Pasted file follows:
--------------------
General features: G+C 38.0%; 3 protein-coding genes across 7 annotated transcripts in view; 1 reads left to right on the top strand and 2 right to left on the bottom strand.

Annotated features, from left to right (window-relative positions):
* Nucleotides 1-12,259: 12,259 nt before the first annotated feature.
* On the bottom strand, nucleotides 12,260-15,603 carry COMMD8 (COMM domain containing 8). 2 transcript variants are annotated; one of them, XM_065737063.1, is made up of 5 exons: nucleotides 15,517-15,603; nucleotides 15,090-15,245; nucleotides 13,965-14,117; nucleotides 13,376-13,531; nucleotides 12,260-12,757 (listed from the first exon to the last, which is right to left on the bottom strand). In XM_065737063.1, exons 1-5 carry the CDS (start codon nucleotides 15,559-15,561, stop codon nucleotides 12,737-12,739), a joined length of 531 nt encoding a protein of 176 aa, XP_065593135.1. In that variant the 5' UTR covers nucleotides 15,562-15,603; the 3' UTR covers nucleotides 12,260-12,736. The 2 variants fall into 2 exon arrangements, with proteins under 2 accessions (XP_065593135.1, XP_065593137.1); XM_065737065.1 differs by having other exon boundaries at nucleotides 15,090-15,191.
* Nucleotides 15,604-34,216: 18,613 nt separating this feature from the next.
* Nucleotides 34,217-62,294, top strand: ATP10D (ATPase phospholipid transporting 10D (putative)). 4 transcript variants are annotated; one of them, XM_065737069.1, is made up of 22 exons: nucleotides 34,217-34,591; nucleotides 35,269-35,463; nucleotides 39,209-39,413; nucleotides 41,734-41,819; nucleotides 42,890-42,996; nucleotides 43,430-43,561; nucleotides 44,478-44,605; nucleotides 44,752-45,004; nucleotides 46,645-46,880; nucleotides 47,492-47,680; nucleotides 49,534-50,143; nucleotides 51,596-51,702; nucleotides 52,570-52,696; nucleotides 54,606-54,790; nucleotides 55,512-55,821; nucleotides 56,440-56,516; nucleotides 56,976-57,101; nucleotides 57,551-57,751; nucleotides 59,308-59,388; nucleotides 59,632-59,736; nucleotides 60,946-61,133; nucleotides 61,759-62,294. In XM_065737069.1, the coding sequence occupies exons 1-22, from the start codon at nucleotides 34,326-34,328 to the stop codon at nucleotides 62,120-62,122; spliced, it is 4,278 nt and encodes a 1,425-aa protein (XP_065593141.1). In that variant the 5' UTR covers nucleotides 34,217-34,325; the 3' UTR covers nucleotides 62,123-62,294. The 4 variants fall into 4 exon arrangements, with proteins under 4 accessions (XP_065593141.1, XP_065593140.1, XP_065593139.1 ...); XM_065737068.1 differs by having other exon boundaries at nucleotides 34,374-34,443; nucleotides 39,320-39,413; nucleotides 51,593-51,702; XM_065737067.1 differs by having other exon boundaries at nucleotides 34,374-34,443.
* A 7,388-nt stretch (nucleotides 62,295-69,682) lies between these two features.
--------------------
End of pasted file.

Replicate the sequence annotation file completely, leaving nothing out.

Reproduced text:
General features: G+C 38.0%; 3 protein-coding genes across 7 annotated transcripts in view; 1 reads left to right on the top strand and 2 right to left on the bottom strand.

Annotated features, from left to right (window-relative positions):
* Nucleotides 1-12,259: 12,259 nt before the first annotated feature.
* On the bottom strand, nucleotides 12,260-15,603 carry COMMD8 (COMM domain containing 8). 2 transcript variants are annotated; one of them, XM_065737063.1, is made up of 5 exons: nucleotides 15,517-15,603; nucleotides 15,090-15,245; nucleotides 13,965-14,117; nucleotides 13,376-13,531; nucleotides 12,260-12,757 (listed from the first exon to the last, which is right to left on the bottom strand). In XM_065737063.1, exons 1-5 carry the CDS (start codon nucleotides 15,559-15,561, stop codon nucleotides 12,737-12,739), a joined length of 531 nt encoding a protein of 176 aa, XP_065593135.1. In that variant the 5' UTR covers nucleotides 15,562-15,603; the 3' UTR covers nucleotides 12,260-12,736. The 2 variants fall into 2 exon arrangements, with proteins under 2 accessions (XP_065593135.1, XP_065593137.1); XM_065737065.1 differs by having other exon boundaries at nucleotides 15,090-15,191.
* Nucleotides 15,604-34,216: 18,613 nt separating this feature from the next.
* Nucleotides 34,217-62,294, top strand: ATP10D (ATPase phospholipid transporting 10D (putative)). 4 transcript variants are annotated; one of them, XM_065737069.1, is made up of 22 exons: nucleotides 34,217-34,591; nucleotides 35,269-35,463; nucleotides 39,209-39,413; nucleotides 41,734-41,819; nucleotides 42,890-42,996; nucleotides 43,430-43,561; nucleotides 44,478-44,605; nucleotides 44,752-45,004; nucleotides 46,645-46,880; nucleotides 47,492-47,680; nucleotides 49,534-50,143; nucleotides 51,596-51,702; nucleotides 52,570-52,696; nucleotides 54,606-54,790; nucleotides 55,512-55,821; nucleotides 56,440-56,516; nucleotides 56,976-57,101; nucleotides 57,551-57,751; nucleotides 59,308-59,388; nucleotides 59,632-59,736; nucleotides 60,946-61,133; nucleotides 61,759-62,294. In XM_065737069.1, the coding sequence occupies exons 1-22, from the start codon at nucleotides 34,326-34,328 to the stop codon at nucleotides 62,120-62,122; spliced, it is 4,278 nt and encodes a 1,425-aa protein (XP_065593141.1). In that variant the 5' UTR covers nucleotides 34,217-34,325; the 3' UTR covers nucleotides 62,123-62,294. The 4 variants fall into 4 exon arrangements, with proteins under 4 accessions (XP_065593141.1, XP_065593140.1, XP_065593139.1 ...); XM_065737068.1 differs by having other exon boundaries at nucleotides 34,374-34,443; nucleotides 39,320-39,413; nucleotides 51,593-51,702; XM_065737067.1 differs by having other exon boundaries at nucleotides 34,374-34,443.
* A 7,388-nt stretch (nucleotides 62,295-69,682) lies between these two features.